We don't often allow ourselves to sit and do nothing. Despite our increasingly sedentary lifestyles we are 'going' at 90mph more than ever. Arguably most of us are doing things that don't amount to much like checking Instagram 90% of the time, but to our brains we might as well be hunting our dinner.

My initial curiosity with acupuncture came from a sticky running injury (plantar fasciitis) which I have been battling (on and off) for over two years rendering me with the desperate willingness to try anything that could remotely help. I had all but given up on running, resorting to walking a mile on 'good' days. At first I assumed that, living in LA, I just drive to much which didn't letting my right foot recover. So I bought a bike to avoid running errands in the car and wallah I was back on the move. Pretty soon I was taking 40 mile rides and my calves were so tight I could hear people commenting on them in Trader Joe's. That seemed to aggravate my PF(the tight calves, not the complements) so I quit biking. Actually my bike was stolen so I didn't have a choice. This lit a fire for me to fix this once and for all. I threw everything I could think of at it... night splints, orthotics, rollers of every shape and kind, A R T massages, chamomile to relax the muscles and fish oil to reduce inflammation(not at the same time).

So I explain this saga as well as the stabbing pain in my foot and tightness in my achilles/calf to the acupuncturist who has a Phd in eastern medicine. After conversing a bit he swabs a couple areas on the lower leg and sticks just three needles in my leg the first time, sometimes adding one on recurring visits. They aren't deep and most of them go in painlessly, but the muscles on the inside of my heal are super sore given all the nerves in the feet. I flinch every time one of those is tapped in. Then he places electronic pulse massager pads over the painful areas and leaves me in the dimly lit room for 45 minutes with this meditative trance-inducing ohm music playing over the buildings intercom/stereo system. On his way out of the room he always says, "lets have you rest".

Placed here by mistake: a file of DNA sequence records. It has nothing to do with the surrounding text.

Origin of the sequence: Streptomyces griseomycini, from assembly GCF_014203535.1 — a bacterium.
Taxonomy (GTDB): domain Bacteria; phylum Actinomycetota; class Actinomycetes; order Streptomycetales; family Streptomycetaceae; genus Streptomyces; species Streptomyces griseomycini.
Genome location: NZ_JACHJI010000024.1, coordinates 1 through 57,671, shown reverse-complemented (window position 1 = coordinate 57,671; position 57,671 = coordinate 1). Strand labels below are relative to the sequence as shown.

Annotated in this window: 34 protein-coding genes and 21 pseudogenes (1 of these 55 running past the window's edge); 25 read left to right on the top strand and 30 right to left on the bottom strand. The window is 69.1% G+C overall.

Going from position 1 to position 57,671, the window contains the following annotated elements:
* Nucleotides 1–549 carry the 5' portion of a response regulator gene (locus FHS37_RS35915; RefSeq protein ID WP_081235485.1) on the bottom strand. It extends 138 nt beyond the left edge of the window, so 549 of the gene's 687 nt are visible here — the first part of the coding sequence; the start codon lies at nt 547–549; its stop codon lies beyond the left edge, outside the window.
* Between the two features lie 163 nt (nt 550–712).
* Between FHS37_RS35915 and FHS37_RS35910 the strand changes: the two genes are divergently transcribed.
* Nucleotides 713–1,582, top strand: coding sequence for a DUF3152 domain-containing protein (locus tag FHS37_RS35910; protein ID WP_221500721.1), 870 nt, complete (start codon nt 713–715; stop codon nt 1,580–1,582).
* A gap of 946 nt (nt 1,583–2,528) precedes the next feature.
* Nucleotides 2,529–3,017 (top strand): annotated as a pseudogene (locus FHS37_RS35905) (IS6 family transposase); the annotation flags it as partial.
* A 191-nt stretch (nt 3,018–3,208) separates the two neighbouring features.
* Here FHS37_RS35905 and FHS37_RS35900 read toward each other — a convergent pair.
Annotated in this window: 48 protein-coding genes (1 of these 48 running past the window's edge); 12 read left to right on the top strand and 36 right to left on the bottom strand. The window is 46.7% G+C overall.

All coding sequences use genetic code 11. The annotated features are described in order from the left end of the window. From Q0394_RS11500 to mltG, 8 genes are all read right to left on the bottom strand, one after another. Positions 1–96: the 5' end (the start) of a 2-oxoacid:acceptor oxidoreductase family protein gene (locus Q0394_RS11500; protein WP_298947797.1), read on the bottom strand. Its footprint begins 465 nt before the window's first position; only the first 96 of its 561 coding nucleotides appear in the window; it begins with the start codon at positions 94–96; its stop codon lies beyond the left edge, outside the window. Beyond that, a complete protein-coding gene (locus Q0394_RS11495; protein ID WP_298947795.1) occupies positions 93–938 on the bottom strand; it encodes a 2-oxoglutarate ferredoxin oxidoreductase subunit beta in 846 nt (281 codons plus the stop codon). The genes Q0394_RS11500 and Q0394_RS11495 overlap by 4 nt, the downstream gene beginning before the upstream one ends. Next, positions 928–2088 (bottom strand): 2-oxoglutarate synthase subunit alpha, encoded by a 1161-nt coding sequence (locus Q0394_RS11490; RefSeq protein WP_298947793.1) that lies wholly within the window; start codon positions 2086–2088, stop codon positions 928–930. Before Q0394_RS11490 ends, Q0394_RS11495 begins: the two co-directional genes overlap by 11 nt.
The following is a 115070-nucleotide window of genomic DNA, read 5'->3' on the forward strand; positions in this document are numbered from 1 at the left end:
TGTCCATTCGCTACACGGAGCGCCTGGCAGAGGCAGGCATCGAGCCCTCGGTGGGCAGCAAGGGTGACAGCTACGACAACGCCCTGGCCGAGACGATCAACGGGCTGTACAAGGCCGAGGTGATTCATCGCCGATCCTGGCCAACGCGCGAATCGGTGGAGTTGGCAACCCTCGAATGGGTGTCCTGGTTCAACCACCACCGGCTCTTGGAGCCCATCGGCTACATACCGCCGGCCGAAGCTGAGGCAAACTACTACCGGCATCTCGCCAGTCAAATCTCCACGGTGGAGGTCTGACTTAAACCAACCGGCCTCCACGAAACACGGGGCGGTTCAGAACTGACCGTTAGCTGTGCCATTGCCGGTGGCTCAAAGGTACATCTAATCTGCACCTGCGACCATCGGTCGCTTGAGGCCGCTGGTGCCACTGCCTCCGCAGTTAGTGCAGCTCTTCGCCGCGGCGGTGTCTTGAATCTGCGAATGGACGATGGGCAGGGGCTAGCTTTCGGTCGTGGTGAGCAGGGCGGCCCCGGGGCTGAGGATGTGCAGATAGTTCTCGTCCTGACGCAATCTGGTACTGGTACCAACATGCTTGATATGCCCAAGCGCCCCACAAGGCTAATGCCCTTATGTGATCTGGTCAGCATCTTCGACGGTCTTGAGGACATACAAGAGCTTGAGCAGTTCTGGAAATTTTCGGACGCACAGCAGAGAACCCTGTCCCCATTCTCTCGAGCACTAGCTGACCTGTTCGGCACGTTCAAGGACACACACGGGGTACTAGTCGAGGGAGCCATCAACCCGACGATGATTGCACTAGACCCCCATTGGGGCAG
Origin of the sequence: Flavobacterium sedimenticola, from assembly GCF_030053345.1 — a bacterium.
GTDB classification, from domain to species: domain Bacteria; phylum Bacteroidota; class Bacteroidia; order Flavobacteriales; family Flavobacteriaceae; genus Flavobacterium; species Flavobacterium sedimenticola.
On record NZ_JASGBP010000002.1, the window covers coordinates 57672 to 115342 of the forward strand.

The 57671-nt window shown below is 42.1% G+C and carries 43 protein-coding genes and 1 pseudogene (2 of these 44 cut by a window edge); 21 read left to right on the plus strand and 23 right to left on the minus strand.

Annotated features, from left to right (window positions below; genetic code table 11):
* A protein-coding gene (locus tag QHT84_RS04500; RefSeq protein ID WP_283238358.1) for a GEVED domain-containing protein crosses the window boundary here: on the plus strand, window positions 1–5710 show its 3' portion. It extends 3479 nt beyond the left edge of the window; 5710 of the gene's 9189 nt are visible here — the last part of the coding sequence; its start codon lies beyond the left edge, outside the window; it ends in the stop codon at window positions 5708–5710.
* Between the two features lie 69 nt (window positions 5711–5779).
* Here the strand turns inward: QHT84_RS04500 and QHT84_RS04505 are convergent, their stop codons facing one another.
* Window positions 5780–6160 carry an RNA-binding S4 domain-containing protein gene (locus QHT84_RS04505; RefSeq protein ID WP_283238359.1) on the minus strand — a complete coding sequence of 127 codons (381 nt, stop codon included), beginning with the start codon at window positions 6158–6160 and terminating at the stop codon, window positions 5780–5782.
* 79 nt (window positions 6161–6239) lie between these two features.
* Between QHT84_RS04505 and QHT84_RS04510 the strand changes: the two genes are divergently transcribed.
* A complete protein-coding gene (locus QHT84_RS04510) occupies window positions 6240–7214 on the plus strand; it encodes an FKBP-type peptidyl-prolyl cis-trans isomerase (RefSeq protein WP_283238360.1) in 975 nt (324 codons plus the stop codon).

Okay, so here I am trying to figure out the best way to be a patient of this holistic medicine. I immediately realize that it's better to leave the phone in the car if I'm to resist the urge of taking pictures of the needles sticking out of my leg. After decidedly placing my phone as far away as possible I begin to relax. Pretty soon I find myself breathing in time with the music and almost falling asleep. Thoughts about the day float in and out of my mind but mostly I'm imagining the pain melting away like butter in a pan. Im imagining oxygen flowing through my veins to my whole body. Im suddenly struck by the thought that the needles' ability to heal me is completely controlled by me. And even if they don't physically/scientifically change my nerves and muscles, it's beneficial taking this time to release the stress that is built up by never letting my mind just be. If my insurance covered meditation rooms I would pay the copay just to use them! but wait, i know what you're thinking, I can do this on my own can't I? While it's the permission of a doctor telling you to rest that expels the anxiety pervading the rest of life (potentially because it's what our parents used to do?), there's no reason we can't learn to set aside that time each day or at least once a week for some golden concentrated nothingness. We'd probably be better mentally prepared to take on the world.

The doctor comes back after my time is up and takes out the needles which have numbed up. The one in my foot doesn't hurt when he pulls it out. Of course this is just one element of proper recovery, and wether it's the deadening of the nerves or the care of a medical practitioner or the meditative time spent zen-ing out I feel that it helps. In any case...

✓ tried acupuncture